April 7, 1953

Dear Folks
Susan Webster with Nejma and
Nejma’s foal, Nura, spring 1953.
(Photo by Mildred Webster.)

The horses are fine and Nura grows like a weed. (Editor’s note: Judy decided on the name, Jadeeda Nura Bint Maharoos, which in Arabic means, “New Light Daughter of Big Red.” The family called her “Nura” for short.) She is getting as tame as a puppy dog. It is a lot of fun to work with them. Still haven’t gotten a real good picture of Nura, but Judy left the good camera home, so should have better luck. The ones I sent were with Susan’s little camera, which has a leak in it . . .

April 24, 1953

It is getting hot now but the evenings are still cool and nice to sit out. We have given up going to the Farm except early in the morning or late in the evenings – which is practically never, as Ken gets home too late to eat and go. Besides, he isn’t really interested, so it isn’t much fun to rush through dinner and take off. By the end of the day he is ready to relax and sit.

Dear Folks
Susan Webster with Nura at the Hobby Farm, 1953.
(Photo by Mildred Webster.)

I take her [Susan] at least every other day during this school vacation, but when school starts we will have to figure some other system. Nura is growing very fast and can be led with a lead rope or hackamore rein – runs by her mother out on the desert and cuts all sorts of capers – full of energy and beans – cute and really handsome to watch. She is strong and runs like the wind. Neji still gives an argument when we try to take her out without Nura. They both put up a fuss, but we try to do a little of it each time. She has to learn...

SUSAN: My concern was how to exercise Nejma and work her out for the barrel races. Mostly I was just glad the ordeal was over and all I wanted was to get things back to normal. Nura took all of Nejma's milk and just kept growing and soon I was riding my horse with Nura running alongside of her. Eventually, Nura was weaned – and that was that. I gave her to my sister and soon afterwards the two horses were separated into different stalls. Nejma once again was all mine and although she kept a careful eye out for Nura, she was content to ride into the desert again and we had a lot more adventures together.

May 1, 1953

Vacation is over and Susan goes back to school tomorrow for the home stretch. It has been a busy one for her with so much activity with the Youth Recreational Program plus the horses, and the Scout Camporee. There have been few days she has missed going to the Farm. Nura is a big girl now, the tops of her ears are level with Neji’s shoulders. She is tame as a puppy. . . Susan left at 8 to go to the Farm with friends – they are going to ride the horses up into Camp – about 4 miles. She will ride a borrowed horse, as Nura couldn’t make that trip and Neji would never do it without her. This is the ultimate, ultimate finish for her vacation...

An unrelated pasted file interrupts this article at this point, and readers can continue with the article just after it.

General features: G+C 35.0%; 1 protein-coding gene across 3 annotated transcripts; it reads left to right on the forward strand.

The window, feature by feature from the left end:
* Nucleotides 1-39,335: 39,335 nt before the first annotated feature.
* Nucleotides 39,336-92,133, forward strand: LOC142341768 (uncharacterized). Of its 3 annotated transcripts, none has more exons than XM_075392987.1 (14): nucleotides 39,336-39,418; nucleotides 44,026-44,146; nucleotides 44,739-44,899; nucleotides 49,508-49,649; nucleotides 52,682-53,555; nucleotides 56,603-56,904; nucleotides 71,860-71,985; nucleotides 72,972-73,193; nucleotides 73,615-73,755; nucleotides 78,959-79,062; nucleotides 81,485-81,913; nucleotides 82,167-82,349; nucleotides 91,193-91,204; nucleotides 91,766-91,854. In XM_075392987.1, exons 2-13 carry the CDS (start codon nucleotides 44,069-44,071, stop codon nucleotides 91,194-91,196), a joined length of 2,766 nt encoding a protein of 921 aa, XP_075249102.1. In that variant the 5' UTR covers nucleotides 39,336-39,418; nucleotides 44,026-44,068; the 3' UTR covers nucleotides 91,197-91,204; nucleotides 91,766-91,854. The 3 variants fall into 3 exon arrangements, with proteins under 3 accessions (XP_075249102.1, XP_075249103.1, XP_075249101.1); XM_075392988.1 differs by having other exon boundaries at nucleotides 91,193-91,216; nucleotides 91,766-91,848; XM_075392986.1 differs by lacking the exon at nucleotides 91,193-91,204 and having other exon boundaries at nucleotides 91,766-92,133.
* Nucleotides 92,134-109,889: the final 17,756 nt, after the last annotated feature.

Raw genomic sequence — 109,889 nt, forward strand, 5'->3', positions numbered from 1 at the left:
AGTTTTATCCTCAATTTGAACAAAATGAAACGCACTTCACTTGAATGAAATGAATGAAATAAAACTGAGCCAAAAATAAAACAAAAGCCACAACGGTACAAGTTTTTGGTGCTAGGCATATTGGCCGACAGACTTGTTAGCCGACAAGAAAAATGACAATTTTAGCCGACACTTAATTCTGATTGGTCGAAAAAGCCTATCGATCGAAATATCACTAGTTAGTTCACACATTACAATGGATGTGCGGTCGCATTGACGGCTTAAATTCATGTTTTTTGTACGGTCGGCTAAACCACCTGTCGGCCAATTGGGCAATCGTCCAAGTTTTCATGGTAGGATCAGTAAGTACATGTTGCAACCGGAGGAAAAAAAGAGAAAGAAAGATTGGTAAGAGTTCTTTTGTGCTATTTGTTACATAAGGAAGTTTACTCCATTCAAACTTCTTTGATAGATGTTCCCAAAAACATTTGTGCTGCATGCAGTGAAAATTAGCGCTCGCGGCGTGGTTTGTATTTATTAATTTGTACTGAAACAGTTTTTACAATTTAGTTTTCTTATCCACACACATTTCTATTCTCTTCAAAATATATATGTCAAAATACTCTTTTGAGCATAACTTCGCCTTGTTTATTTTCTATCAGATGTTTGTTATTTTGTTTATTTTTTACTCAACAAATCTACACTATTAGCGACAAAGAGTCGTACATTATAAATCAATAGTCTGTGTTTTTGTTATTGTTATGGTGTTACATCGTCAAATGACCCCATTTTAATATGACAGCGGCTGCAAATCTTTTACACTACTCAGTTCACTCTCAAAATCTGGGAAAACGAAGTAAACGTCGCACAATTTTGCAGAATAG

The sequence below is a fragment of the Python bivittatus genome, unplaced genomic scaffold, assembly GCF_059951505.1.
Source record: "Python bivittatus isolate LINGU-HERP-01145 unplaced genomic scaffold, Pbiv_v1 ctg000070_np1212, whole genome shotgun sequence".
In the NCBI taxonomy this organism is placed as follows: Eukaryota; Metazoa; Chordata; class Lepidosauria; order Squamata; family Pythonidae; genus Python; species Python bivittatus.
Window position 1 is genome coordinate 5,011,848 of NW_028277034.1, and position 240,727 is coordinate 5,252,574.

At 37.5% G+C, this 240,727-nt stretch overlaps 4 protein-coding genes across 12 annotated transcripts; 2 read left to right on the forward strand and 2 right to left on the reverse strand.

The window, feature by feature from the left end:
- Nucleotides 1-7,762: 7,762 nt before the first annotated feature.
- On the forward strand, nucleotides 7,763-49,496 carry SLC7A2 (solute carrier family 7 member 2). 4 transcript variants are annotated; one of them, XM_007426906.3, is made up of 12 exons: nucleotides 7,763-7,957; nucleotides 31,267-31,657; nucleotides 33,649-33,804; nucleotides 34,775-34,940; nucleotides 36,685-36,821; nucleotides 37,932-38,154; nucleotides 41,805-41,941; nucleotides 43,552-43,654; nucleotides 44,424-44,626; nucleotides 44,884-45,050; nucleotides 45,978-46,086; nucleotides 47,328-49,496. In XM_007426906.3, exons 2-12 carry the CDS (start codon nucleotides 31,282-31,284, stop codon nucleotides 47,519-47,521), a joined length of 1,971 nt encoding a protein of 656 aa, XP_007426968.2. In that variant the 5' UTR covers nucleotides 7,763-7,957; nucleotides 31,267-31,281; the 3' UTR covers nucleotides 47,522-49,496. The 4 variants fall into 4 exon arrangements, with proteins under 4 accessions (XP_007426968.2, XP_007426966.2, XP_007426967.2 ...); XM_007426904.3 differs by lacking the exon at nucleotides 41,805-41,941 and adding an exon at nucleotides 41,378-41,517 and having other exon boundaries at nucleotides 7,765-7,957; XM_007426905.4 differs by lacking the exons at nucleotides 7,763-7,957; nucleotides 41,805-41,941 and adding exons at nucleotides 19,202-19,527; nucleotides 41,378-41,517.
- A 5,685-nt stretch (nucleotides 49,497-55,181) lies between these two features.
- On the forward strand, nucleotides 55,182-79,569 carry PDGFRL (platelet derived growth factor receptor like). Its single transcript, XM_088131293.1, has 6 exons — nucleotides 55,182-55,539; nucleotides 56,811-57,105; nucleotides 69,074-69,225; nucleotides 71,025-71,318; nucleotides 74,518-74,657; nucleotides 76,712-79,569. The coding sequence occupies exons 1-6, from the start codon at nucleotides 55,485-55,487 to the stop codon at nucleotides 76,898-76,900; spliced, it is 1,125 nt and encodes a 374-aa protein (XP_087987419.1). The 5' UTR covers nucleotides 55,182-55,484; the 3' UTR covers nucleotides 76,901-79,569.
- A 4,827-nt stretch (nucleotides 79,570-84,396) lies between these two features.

Dear Folks
Nura with Mildred and Ken Webster, around fall 1953.
(Photo courtesy Susan Webster Slavin.)

May 15, 1953

Nura grows like a weed and is cute as a button. She is getting so tall…[she] will be two months old tomorrow. I must get down and try and get a picture. She is impossible to get as she won’t stand still or moves toward you just as you are ready to snap – or backs her ears, etc. . .

May 28, 1953

It has been very hot and the AC hasn’t been up to snuff – I’ve gone to the Farm several times quite early in the morning – then or after 7 at night is the only time it is bearable. The horses don’t even want to go out. Nura still grows like a weed and is adorable. The next three months will see the most growth and we won’t be here. (Editor’s note: The family was getting ready to go on long home leave to the States for the summer.)

Dear Folks
Susan Webster helped raise this tame Oryx at the
Hobby Farm in the early 1950s.
(Photo courtesy Susan Webster Slavin.)

June 21, 1953

We have a young man whose wife just came out to take over on the horses. He has one and will buy one later, but they are happy to do it for us [while we are on long leave] and as both have ridden a lot and know about horses, it will be fine. . . Nura is getting very large and is in excellent shape. She will no doubt top her mother by the time we get back. Nejma isn’t very big and having the colt at such an early age isn’t likely to get her full growth – too bad – just carelessness up at the Ras Tanura stables. Susan dissolves in tears about leaving them and I hate to leave them, too. But feel they will get excellent care. The three Arabs down at the Farm are my friends, too, and will see to things. . 

Love, Mildred

Dear Folks
A picture of John Ames, which appeared in
the Arabian Sun & Flare in 1959. At the time,
Ames was employed in Aramco’s Geodetic
Division, Exploration. He taught
Susan Webster how to ride and
coached her in barrel racing.
(Photo courtesy Susan Webster Slavin.)